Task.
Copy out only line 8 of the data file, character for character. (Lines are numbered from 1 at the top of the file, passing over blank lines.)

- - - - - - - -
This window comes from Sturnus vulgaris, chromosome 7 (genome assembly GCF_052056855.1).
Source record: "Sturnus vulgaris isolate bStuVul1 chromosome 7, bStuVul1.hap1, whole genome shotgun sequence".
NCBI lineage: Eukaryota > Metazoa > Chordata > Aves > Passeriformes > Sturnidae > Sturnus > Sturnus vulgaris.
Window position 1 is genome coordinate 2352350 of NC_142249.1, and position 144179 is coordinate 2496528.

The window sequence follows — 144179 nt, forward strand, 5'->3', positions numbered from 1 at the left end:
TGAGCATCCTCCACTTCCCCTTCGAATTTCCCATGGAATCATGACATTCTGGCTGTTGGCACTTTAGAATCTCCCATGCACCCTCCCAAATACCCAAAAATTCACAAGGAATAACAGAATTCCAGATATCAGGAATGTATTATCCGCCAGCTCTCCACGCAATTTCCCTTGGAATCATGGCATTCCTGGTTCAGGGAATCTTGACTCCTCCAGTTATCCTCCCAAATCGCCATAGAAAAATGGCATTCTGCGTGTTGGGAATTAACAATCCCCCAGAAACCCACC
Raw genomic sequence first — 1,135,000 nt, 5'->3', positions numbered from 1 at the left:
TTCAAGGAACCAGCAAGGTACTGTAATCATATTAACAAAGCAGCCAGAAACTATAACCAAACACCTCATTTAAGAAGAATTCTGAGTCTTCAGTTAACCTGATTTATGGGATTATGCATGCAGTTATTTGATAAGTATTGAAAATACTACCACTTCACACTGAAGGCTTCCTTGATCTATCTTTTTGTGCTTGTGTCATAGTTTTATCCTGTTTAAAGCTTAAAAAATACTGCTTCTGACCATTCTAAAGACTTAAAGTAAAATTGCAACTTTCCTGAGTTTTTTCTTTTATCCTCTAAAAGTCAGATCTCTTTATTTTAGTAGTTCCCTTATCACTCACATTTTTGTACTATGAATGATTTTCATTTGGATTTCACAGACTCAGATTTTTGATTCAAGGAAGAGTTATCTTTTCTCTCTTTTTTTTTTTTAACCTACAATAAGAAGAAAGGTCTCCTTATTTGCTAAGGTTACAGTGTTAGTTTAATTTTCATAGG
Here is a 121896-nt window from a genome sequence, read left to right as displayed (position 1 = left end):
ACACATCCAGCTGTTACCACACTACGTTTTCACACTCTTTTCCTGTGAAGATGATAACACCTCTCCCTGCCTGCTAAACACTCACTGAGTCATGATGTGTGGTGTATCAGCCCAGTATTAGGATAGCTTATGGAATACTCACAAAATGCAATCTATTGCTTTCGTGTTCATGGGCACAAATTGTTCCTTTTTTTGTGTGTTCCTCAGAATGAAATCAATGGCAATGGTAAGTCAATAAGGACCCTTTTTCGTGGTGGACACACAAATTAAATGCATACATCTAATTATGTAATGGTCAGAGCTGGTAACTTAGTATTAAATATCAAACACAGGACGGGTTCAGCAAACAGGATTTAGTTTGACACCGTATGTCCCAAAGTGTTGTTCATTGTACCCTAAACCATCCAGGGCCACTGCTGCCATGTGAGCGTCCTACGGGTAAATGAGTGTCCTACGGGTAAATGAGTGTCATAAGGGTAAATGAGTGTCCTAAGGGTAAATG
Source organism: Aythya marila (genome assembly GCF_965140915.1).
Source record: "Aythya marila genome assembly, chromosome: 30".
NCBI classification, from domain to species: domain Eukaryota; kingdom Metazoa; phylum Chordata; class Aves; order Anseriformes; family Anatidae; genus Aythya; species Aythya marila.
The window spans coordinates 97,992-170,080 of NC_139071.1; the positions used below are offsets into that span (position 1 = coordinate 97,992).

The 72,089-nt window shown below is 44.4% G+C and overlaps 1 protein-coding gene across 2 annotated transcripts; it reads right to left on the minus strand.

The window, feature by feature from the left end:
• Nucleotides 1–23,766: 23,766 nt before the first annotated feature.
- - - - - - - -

TTCAAGGAACCAGCAAGGTACTGTAATCATATTAACAAAGCAGCCAGAAACTATAACCAAACACCTCATTTAAGAAGAATTCTGAGTCTTCAGTTAACCTGATTTATGGGATTATGCATGCAGTTATTTGATAAGTATTGAAAATACTACCACTTCACACTGAAGGCTTCCTTGATCTATCTTTTTGTGCTTGTGTCATAGTTTTATCCTGTTTAAAGCTTAAAAAATACTGCTTCTGACCATTCTAAAGACTTAAAGTAAAATTGCAACTTTCCTGAGTTTTTTCTTTTATCCTCTAAAAGTCAGATCTCTTTATTTTAGTAGTTCCCTTATCACTCACATTTTTGTACTATGAATGATTTTCATTTGGATTTCACAGACTCAGATTTTTGATTCAAGGAAGAGTTATCTTTTCTCTCTTTTTTTTTTTTAACCTACAATAAGAAGAAAGGTCTCCTTATTTGCTAAGGTTACAGTGTTAGTTTAATTTTCATAGG